‘My first Dakar, in 2001, also taught me heaps. I was working for the event organisers, doing the voice on the satellite television broadcast that went out every night to 186 different TV channels. I learnt how to edit myself and work under extreme pressure – that broadcast goes out at 6.15pm whether you’re ready or not. And it could be from inside a dusty tent in a remote corner of Mali when it’s 49 degrees Celsius outside…’

Recently he’s done a great number of corporate launches, including the Porsche 963 LMDh car at Goodwood last summer. ‘I love the pressure of those events where you cannot get it wrong,’ he says. ‘Just love it.’

An affable character with a flamboyant personality, it’s little surprise that Moody has made friends with a number of the drivers and riders he’s met over the years. ‘Colin McRae took me out in the 555 Impreza, Tommi Mäkinen took me for a spin in his red and white Marlboro Mitsubishi Evo, I’ve ridden pillion around a track with Randy Mamola on the Ducati two-seater MotoGP bike, and Pentti Airikkala, with whom I was great friends, taught me how to left-foot brake.’

He’s driven some pretty exciting machinery, too. ‘By far the most thrilling is a single-seater hill climb car I part-own – slicks, big aero, 240bhp at the wheels, and just 320kg. Compared with blasting that up Shelsley, any road car is poor, it’s like nothing else you’ll ever experience.’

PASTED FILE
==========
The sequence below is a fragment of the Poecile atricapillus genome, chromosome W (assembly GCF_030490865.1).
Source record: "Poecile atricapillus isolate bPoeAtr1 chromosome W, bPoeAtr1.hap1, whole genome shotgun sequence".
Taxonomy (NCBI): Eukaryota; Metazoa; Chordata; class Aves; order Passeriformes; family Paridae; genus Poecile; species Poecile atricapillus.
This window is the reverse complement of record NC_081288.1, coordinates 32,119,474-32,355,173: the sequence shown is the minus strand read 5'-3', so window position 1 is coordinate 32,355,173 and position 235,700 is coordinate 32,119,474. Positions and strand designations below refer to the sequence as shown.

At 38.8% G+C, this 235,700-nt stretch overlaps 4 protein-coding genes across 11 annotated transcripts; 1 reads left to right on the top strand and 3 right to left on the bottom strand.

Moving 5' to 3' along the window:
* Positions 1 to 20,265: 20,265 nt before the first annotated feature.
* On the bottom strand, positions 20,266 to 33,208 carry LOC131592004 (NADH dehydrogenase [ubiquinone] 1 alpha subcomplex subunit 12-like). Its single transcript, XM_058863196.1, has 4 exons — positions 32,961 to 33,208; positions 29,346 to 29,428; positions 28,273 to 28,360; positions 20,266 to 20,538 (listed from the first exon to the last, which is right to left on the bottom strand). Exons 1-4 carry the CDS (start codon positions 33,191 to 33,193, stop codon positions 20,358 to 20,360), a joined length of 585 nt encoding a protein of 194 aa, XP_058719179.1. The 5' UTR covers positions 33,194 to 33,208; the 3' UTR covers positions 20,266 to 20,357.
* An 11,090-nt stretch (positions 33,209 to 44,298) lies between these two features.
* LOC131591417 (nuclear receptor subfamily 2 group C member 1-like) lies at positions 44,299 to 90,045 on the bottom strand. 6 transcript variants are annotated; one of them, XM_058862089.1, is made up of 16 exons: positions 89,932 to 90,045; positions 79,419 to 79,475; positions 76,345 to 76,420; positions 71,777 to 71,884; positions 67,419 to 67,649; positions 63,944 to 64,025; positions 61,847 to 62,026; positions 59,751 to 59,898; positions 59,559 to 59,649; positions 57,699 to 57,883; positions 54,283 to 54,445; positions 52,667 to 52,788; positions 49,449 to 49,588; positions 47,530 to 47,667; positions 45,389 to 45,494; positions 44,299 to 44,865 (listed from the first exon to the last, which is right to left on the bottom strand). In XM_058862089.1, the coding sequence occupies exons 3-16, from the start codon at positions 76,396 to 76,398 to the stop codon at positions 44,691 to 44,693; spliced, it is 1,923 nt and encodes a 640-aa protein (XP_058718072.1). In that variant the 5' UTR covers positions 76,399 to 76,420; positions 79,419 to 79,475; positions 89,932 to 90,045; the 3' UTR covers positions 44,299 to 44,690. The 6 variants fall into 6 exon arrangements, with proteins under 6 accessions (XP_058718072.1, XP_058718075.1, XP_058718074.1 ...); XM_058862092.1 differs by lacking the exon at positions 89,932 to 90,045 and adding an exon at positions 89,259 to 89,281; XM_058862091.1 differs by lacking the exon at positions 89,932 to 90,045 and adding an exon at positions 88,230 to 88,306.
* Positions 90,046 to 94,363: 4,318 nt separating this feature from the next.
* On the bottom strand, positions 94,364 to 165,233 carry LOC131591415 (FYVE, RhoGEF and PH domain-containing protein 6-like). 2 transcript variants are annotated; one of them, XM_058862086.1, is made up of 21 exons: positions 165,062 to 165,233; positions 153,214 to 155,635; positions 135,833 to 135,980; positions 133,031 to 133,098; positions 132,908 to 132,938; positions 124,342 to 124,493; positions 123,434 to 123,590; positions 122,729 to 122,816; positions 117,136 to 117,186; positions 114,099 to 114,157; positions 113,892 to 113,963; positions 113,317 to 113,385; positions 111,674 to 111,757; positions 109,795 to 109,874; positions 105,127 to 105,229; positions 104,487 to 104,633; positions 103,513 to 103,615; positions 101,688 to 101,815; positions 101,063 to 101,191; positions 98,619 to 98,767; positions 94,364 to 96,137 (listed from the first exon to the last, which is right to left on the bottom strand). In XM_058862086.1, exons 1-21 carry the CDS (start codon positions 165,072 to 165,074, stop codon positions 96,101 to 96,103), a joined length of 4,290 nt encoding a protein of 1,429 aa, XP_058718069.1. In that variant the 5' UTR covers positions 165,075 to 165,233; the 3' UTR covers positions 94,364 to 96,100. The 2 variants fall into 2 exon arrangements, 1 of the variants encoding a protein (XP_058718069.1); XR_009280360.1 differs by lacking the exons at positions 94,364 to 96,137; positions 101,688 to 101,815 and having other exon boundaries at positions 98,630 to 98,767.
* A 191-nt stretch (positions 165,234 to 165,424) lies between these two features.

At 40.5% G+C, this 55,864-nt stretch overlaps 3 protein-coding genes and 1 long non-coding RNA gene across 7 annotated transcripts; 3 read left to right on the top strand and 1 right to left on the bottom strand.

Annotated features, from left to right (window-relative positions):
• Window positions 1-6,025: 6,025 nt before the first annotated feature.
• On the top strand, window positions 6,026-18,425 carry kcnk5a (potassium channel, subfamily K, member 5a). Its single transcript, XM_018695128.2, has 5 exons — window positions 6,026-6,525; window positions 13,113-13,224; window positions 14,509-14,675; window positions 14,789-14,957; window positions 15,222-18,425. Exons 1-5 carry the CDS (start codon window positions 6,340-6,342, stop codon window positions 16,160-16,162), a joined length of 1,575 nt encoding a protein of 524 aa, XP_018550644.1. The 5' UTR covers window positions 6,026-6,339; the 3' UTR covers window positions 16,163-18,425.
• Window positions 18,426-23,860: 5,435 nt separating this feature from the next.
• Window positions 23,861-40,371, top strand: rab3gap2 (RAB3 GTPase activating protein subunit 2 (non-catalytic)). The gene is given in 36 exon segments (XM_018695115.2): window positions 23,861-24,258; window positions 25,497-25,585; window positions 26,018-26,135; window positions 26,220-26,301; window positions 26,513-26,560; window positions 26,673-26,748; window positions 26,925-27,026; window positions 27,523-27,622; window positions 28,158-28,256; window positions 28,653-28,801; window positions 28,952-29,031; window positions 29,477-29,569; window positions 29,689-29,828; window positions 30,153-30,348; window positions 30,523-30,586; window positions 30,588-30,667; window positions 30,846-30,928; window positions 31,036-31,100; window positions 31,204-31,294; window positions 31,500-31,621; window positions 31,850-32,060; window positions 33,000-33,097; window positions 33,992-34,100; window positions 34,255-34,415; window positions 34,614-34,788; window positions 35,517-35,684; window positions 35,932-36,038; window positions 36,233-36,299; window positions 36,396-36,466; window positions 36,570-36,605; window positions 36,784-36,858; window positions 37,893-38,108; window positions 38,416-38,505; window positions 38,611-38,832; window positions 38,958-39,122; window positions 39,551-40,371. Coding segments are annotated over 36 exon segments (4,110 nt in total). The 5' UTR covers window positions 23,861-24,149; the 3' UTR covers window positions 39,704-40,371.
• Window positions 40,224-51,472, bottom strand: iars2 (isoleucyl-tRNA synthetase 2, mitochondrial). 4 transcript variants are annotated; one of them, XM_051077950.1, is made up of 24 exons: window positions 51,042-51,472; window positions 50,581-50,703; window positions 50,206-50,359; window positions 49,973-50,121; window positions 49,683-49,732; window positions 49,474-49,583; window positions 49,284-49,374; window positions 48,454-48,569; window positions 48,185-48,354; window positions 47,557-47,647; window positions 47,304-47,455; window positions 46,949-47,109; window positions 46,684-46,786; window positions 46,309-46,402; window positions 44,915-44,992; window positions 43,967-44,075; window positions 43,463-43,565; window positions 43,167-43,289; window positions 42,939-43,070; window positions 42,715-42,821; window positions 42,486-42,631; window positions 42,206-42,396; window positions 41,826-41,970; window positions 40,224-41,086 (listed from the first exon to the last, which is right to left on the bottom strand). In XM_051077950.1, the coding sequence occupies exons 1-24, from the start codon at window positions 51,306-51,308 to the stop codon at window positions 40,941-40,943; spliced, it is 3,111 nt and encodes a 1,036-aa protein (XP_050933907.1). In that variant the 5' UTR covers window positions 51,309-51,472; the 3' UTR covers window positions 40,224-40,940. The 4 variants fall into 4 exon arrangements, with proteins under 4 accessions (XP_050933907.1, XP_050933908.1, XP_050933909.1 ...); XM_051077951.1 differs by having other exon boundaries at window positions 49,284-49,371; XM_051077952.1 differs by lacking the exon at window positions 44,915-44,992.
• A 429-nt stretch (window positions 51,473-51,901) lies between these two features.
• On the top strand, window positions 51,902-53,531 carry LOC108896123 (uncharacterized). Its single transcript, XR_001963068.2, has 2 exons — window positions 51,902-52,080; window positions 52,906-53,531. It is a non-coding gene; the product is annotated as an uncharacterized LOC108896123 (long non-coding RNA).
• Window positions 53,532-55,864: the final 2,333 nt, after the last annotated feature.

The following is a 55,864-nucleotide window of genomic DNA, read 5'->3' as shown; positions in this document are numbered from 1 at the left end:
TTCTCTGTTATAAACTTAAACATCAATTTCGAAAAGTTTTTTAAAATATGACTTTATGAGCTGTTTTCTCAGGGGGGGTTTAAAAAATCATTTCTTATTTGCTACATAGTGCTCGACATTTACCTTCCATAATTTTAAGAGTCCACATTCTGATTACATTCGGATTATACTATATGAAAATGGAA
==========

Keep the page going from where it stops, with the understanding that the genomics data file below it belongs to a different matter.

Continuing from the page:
Moody remains bewitched by motorsport. ‘I still have a passion for it, I love the romance and emotion of it. Even when the cars or bikes aren’t on the track – I love it when the long evening fingers of sunset are creeping into the garage at Monza, and when the crowds assemble on a snowy stage on the Monte Carlo rally an hour before the cars are due through, and huddle around those little Italian catering vans. I love when people cry on the podium because they’ve won a race – they’re so proud and this is how they express that emotion.

‘Because of my animated style of delivery, people used to ask, “Why do you get so excited about the sport and commentating?” Because it is exciting, the emotion and the passion of it. Sure, there are multi-billion-pound companies sanitising motorsport, yet there are still some impassioned folk out there, kind of shooting from the hip. I truly admire them because they’re the ones bringing the spirit and soul to racing.’

This story was first featured in evo issue 305.